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Wang Yu, female, born 1971 in Inner Mongolia, is one of China’s most respected human rights lawyers. In the middle of the night, on 9 July 2015, Wang was abducted from her home in Beijing. Her sudden disappearance in the middle of the night sparked what would become the “709 Crackdown.”

The 11 people who have shared their stories in this book have done so at considerable risk to themselves, many others have faced reprisals from the Chinese state for speaking out in the past. It has also been painful for them to relive the horrors of their experience. They have made this sacrifice because there is a real need to expose the grave human rights violation of China’s “legalized” system of enforced disappearances, or Residential Surveillance at a Designated Location. And also to empower the inevitable future victims.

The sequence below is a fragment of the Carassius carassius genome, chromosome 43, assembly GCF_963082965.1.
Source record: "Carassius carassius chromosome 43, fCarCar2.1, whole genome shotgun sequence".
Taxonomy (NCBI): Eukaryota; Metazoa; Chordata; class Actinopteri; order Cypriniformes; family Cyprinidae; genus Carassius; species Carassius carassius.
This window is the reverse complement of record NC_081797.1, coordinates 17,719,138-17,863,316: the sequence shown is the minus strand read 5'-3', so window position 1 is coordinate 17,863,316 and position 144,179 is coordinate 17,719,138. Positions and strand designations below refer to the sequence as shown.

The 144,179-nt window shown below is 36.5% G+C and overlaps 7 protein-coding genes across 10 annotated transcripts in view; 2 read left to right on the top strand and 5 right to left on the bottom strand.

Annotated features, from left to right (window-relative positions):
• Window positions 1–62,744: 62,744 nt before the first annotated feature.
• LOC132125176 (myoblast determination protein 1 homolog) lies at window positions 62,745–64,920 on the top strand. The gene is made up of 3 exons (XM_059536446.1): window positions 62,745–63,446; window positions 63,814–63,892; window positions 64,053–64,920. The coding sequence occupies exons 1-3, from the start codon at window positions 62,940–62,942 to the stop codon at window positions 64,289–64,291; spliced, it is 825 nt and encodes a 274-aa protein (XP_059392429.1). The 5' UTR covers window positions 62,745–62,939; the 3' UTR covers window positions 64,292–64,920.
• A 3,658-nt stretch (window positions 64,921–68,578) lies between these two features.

book cover14 November 2017 – Residential Surveillance at a Designated Location (RSDL) is China’s attempt to mask its systematic use of enforced disappearances of human rights defenders behind the veneer of the rule of law. Under RSDL, the state can take anyone, deny them access to a lawyer, and refuse the outside world any information about their fate or whereabouts for up to six months.

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